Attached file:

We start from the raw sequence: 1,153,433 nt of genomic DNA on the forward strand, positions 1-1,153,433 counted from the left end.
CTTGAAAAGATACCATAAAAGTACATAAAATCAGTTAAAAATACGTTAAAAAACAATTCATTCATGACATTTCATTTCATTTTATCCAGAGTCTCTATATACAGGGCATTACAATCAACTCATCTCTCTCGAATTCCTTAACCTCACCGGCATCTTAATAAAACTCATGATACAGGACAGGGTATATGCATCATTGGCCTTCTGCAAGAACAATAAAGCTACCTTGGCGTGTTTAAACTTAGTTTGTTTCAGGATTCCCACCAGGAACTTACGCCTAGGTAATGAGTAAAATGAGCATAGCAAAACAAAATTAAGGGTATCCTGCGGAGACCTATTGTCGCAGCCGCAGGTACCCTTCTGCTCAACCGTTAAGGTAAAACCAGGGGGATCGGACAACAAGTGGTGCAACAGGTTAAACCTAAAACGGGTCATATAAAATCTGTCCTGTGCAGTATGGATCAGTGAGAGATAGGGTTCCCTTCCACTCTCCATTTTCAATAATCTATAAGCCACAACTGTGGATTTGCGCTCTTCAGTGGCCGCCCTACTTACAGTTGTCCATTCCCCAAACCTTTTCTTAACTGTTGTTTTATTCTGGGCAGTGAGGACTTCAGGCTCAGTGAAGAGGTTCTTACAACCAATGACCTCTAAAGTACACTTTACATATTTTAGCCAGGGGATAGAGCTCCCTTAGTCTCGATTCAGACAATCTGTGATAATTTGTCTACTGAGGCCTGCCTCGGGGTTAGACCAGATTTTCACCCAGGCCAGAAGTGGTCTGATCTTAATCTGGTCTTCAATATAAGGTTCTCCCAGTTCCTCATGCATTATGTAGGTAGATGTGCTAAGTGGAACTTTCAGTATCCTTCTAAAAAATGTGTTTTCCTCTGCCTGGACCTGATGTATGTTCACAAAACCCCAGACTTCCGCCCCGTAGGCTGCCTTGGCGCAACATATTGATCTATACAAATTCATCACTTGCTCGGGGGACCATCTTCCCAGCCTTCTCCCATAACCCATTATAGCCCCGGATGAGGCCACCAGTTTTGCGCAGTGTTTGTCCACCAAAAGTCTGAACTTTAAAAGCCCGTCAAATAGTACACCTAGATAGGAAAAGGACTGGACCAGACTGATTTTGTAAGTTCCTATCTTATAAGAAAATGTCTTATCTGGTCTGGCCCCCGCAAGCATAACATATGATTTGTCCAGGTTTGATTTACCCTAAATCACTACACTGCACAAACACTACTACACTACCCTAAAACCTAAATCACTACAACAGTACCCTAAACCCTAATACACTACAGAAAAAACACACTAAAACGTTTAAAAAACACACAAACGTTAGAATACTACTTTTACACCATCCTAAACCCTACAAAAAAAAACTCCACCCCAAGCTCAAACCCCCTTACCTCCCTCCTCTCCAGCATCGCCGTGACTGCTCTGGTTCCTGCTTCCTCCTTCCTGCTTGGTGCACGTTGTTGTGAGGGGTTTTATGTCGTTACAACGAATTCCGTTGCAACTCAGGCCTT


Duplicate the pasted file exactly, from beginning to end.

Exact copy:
We start from the raw sequence: 1,153,433 nt of genomic DNA on the forward strand, positions 1-1,153,433 counted from the left end.
CTTGAAAAGATACCATAAAAGTACATAAAATCAGTTAAAAATACGTTAAAAAACAATTCATTCATGACATTTCATTTCATTTTATCCAGAGTCTCTATATACAGGGCATTACAATCAACTCATCTCTCTCGAATTCCTTAACCTCACCGGCATCTTAATAAAACTCATGATACAGGACAGGGTATATGCATCATTGGCCTTCTGCAAGAACAATAAAGCTACCTTGGCGTGTTTAAACTTAGTTTGTTTCAGGATTCCCACCAGGAACTTACGCCTAGGTAATGAGTAAAATGAGCATAGCAAAACAAAATTAAGGGTATCCTGCGGAGACCTATTGTCGCAGCCGCAGGTACCCTTCTGCTCAACCGTTAAGGTAAAACCAGGGGGATCGGACAACAAGTGGTGCAACAGGTTAAACCTAAAACGGGTCATATAAAATCTGTCCTGTGCAGTATGGATCAGTGAGAGATAGGGTTCCCTTCCACTCTCCATTTTCAATAATCTATAAGCCACAACTGTGGATTTGCGCTCTTCAGTGGCCGCCCTACTTACAGTTGTCCATTCCCCAAACCTTTTCTTAACTGTTGTTTTATTCTGGGCAGTGAGGACTTCAGGCTCAGTGAAGAGGTTCTTACAACCAATGACCTCTAAAGTACACTTTACATATTTTAGCCAGGGGATAGAGCTCCCTTAGTCTCGATTCAGACAATCTGTGATAATTTGTCTACTGAGGCCTGCCTCGGGGTTAGACCAGATTTTCACCCAGGCCAGAAGTGGTCTGATCTTAATCTGGTCTTCAATATAAGGTTCTCCCAGTTCCTCATGCATTATGTAGGTAGATGTGCTAAGTGGAACTTTCAGTATCCTTCTAAAAAATGTGTTTTCCTCTGCCTGGACCTGATGTATGTTCACAAAACCCCAGACTTCCGCCCCGTAGGCTGCCTTGGCGCAACATATTGATCTATACAAATTCATCACTTGCTCGGGGGACCATCTTCCCAGCCTTCTCCCATAACCCATTATAGCCCCGGATGAGGCCACCAGTTTTGCGCAGTGTTTGTCCACCAAAAGTCTGAACTTTAAAAGCCCGTCAAATAGTACACCTAGATAGGAAAAGGACTGGACCAGACTGATTTTGTAAGTTCCTATCTTATAAGAAAATGTCTTATCTGGTCTGGCCCCCGCAAGCATAACATATGATTTGTCCAGGTTTGATTTACCCTAAATCACTACACTGCACAAACACTACTACACTACCCTAAAACCTAAATCACTACAACAGTACCCTAAACCCTAATACACTACAGAAAAAACACACTAAAACGTTTAAAAAACACACAAACGTTAGAATACTACTTTTACACCATCCTAAACCCTACAAAAAAAAACTCCACCCCAAGCTCAAACCCCCTTACCTCCCTCCTCTCCAGCATCGCCGTGACTGCTCTGGTTCCTGCTTCCTCCTTCCTGCTTGGTGCACGTTGTTGTGAGGGGTTTTATGTCGTTACAACGAATTCCGTTGCAACTCAGGCCTT